InternetNZ Comments to the 52nd APECTel Meeting, Auckland

It's been a wee while since I blogged, but I thought I would share with you all the comments I made today at the (to use the full formal title) 52nd Meeting of the APEC Telecommunications and Information Working Group, which is currently being held in Auckland, New Zealand.

As always, keen to discuss these points with our members!

 

Please note, this statement is not a verbatim copy of InternetNZ’s comments to the Plenary, and instead the notes from which that statement was made.

Introduction

InternetNZ thanks the Chair and delegates for the invitation to join this Meeting as your guest, and joins the New Zealand Government in welcoming you to New Zealand.

About InternetNZ

InternetNZ is the designated manager for the .nz country code top-level domain and represents New Zealand at a global level through that role.

InternetNZ is also a non-profit open membership incorporated society, formed with the goal of a better world through a better Internet, and with a mission of promoting the benefits and uses of the Internet and protecting its potential.

 

Our interests in attending this APEC Meeting

InternetNZ is attending this meeting to demonstrate our commitment to multistakeholderism and our belief that in matters of policy impacting the Internet, decisions are made most effectively with the range of stakeholders involved and able to contribute meaningfully.

 We greatly appreciate and value the relationship we have with the New Zealand Ministry of Business, Innovation and Employment, with whom we collaborate often in this spirt, and who also we thank for facilitating our participation in this Meeting.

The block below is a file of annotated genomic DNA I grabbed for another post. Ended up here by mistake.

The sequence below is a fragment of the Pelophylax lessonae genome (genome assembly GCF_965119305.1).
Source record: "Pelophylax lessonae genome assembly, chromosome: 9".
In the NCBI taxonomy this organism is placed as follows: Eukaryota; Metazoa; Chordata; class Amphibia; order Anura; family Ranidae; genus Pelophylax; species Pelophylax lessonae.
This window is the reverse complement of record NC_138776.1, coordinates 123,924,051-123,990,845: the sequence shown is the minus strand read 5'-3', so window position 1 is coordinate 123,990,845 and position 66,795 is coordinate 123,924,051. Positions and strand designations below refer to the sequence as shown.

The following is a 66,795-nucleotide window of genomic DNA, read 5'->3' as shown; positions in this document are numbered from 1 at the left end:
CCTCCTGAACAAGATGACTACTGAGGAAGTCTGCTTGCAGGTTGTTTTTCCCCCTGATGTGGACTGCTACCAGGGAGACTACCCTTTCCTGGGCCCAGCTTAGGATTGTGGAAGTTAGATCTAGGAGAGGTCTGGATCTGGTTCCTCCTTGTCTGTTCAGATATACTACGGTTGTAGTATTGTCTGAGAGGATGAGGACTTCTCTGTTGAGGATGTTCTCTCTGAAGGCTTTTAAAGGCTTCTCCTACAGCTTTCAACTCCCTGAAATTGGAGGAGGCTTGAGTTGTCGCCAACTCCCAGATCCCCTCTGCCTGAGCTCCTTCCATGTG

We are also here to share our perspective on the opportunities and challenges present in New Zealand:

  1. The New Zealand Government and telecommunications industry is doing well in improving the base of telecommunications and Internet infrastructure available in New Zealand. InternetNZ applauds the recent announcement of a target of 99% of New Zealanders able to connect at least 50 megabits per second by 2025.
  2. Improved connectivity is however raising new challenges, and InternetNZ believes our national focus now needs to switch to new areas if we are to truly unlock the transformative potential of the Internet in New Zealand. InternetNZ’s areas of interest in this regard include:
    1. Access: infrastructure access is no longer the primary access challenge in New Zealand. Digital divides still exist however in terms of New Zealanders being able to afford to be online; through language limitations; through ability limitations; and any number of other divides that are preventing some New Zealanders from participating in our increasingly Internet-enabled economy and society.
    2. Use: lifting productive use of the Internet for both business and personal uses, in order to realise the vast economic and social potential the Internet enables. Research that InternetNZ helped commission shows that better business use of the Internet is a $34 Billion dollar opportunity for the New Zealand economy.
    3. Confidence: ensuring that all New Zealanders are confident in on the Internet through skills development that allow them to use it effectively, and ensuring that we preserve the confidence in the Internet through improved security practice and limiting surveillance.
    4. Potential: how else we protect the potential of the Internet and create an environment through which we can secure the myriad benefits of the Internet. This includes our focus on New Zealand domestic law as an important influence on these factors.
  3. The Internet is certainly one of the most incredible inventions of humanity, in terms of its ability to enable inspiration, communication, innovation and collaboration. As a “network of networks” it is also a medium that we all share, globally. We all have the ability to learn from each other and share perspectives on this resource we share; indeed, the Internet thrives when such perspectives are shared in this manner, as that is multistakeholderism in practice.